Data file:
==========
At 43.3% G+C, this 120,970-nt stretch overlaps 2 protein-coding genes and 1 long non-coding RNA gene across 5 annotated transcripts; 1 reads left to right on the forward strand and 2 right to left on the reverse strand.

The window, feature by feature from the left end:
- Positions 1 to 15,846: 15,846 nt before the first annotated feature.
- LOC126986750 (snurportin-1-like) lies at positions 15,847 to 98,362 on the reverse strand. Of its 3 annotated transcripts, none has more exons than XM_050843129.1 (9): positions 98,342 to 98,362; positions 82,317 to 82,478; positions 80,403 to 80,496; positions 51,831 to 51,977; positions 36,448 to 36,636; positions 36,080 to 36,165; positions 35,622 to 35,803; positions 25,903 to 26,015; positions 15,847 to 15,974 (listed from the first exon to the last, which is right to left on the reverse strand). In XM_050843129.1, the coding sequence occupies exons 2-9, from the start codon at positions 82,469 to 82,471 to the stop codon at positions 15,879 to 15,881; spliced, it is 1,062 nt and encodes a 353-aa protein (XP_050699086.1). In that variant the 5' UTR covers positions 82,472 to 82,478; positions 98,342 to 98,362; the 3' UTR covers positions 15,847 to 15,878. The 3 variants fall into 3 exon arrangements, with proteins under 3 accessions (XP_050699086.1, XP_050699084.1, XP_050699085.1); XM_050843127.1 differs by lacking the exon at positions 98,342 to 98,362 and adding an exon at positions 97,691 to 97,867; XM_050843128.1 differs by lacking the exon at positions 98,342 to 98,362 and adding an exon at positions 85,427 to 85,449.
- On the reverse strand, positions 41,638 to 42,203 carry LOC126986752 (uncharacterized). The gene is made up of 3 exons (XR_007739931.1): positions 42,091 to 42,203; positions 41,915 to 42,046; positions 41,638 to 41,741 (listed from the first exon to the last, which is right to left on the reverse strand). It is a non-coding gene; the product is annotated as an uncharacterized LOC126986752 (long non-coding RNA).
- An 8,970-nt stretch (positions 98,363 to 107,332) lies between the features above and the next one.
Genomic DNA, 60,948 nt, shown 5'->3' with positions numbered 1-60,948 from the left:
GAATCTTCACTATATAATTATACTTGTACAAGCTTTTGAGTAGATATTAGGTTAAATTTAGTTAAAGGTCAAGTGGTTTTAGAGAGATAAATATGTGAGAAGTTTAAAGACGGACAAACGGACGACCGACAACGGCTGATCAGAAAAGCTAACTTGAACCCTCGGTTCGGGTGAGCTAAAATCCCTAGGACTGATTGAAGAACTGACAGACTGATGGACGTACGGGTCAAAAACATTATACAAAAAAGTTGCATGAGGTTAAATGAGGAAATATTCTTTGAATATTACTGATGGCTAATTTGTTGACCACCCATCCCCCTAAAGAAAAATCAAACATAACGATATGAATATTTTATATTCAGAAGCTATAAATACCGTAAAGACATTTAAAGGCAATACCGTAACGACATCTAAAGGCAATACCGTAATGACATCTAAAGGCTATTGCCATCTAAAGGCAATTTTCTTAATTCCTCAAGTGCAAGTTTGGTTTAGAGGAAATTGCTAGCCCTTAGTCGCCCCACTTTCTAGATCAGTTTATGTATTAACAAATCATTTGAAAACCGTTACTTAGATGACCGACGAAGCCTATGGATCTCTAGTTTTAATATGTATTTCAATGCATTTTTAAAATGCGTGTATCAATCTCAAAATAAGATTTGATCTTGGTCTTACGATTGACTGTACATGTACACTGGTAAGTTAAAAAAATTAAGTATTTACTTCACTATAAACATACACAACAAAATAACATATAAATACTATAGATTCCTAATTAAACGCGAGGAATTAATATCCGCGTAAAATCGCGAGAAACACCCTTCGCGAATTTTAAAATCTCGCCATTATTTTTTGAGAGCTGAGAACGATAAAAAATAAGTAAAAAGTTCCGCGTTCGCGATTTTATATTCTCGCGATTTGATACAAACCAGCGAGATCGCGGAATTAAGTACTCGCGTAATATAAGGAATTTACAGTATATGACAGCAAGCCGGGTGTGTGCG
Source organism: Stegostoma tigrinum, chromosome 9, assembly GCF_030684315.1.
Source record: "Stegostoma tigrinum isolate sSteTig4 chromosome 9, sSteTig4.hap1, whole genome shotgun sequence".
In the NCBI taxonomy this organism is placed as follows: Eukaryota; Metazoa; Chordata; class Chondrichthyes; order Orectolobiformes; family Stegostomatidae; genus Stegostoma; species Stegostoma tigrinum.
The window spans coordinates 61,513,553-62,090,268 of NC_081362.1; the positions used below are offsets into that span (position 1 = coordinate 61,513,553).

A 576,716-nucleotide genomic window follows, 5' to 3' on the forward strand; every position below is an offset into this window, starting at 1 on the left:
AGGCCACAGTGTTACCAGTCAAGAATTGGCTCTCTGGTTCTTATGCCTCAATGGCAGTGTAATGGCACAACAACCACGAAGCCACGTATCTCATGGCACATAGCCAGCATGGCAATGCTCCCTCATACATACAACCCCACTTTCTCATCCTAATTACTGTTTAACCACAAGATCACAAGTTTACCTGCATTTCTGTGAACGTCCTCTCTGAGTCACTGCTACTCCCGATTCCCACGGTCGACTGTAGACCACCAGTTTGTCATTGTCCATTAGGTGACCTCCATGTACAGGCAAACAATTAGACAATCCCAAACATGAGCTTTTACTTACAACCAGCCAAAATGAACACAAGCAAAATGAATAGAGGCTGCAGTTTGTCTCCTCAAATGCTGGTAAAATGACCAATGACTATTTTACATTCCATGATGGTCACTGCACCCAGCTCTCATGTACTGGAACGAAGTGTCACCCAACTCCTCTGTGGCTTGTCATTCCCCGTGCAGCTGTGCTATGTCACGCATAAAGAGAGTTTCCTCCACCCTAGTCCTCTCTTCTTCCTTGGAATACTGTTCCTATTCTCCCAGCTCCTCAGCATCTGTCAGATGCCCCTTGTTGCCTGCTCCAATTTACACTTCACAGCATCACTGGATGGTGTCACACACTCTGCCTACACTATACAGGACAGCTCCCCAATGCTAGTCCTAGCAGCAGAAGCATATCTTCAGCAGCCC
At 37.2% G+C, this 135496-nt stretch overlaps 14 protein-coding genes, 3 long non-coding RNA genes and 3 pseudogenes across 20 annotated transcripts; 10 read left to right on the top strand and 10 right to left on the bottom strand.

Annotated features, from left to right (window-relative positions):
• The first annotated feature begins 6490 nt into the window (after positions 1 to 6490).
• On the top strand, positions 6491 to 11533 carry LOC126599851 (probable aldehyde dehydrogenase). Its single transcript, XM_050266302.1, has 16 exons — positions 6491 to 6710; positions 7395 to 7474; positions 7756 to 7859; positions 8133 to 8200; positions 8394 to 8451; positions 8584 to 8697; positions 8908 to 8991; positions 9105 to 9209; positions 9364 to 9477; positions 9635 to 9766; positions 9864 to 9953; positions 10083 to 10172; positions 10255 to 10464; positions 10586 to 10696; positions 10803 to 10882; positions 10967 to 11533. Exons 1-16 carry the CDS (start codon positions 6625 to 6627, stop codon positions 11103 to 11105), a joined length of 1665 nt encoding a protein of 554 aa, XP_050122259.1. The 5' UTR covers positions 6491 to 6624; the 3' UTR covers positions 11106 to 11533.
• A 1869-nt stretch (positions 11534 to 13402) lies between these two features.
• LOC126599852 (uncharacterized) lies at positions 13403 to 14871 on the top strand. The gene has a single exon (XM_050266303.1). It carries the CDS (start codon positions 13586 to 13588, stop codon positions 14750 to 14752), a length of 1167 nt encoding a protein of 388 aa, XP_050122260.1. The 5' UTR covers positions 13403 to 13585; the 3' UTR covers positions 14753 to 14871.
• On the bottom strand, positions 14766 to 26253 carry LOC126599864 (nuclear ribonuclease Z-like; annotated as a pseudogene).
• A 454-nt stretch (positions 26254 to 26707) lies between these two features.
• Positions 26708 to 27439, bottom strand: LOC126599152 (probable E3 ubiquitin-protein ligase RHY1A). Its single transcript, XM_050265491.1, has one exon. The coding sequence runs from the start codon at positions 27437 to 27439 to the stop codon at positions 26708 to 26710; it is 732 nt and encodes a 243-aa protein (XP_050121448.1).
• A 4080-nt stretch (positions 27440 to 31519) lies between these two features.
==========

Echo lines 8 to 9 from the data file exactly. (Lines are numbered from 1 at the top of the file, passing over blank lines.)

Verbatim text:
GAATCTTCACTATATAATTATACTTGTACAAGCTTTTGAGTAGATATTAGGTTAAATTTAGTTAAAGGTCAAGTGGTTTTAGAGAGATAAATATGTGAGAAGTTTAAAGACGGACAAACGGACGACCGACAACGGCTGATCAGAAAAGCTAACTTGAACCCTCGGTTCGGGTGAGCTAAAATCCCTAGGACTGATTGAAGAACTGACAGACTGATGGACGTACGGGTCAAAAACATTATACAAAAAAGTTGCATGAGGTTAAATGAGGAAATATTCTTTGAATATTACTGATGGCTAATTTGTTGACCACCCATCCCCCTAAAGAAAAATCAAACATAACGATATGAATATTTTATATTCAGAAGCTATAAATACCGTAAAGACATTTAAAGGCAATACCGTAACGACATCTAAAGGCAATACCGTAATGACATCTAAAGGCTATTGCCATCTAAAGGCAATTTTCTTAATTCCTCAAGTGCAAGTTTGGTTTAGAGGAAATTGCTAGCCCTTAGTCGCCCCACTTTCTAGATCAGTTTATGTATTAACAAATCATTTGAAAACCGTTACTTAGATGACCGACGAAGCCTATGGATCTCTAGTTTTAATATGTATTTCAATGCATTTTTAAAATGCGTGTATCAATCTCAAAATAAGATTTGATCTTGGTCTTACGATTGACTGTACATGTACACTGGTAAGTTAAAAAAATTAAGTATTTACTTCACTATAAACATACACAACAAAATAACATATAAATACTATAGATTCCTAATTAAACGCGAGGAATTAATATCCGCGTAAAATCGCGAGAAACACCCTTCGCGAATTTTAAAATCTCGCCATTATTTTTTGAGAGCTGAGAACGATAAAAAATAAGTAAAAAGTTCCGCGTTCGCGATTTTATATTCTCGCGATTTGATACAAACCAGCGAGATCGCGGAATTAAGTACTCGCGTAATATAAGGAATTTACAGTATATGACAGCAAGCCGGGTGTGTGCG
Source organism: Stegostoma tigrinum, chromosome 9, assembly GCF_030684315.1.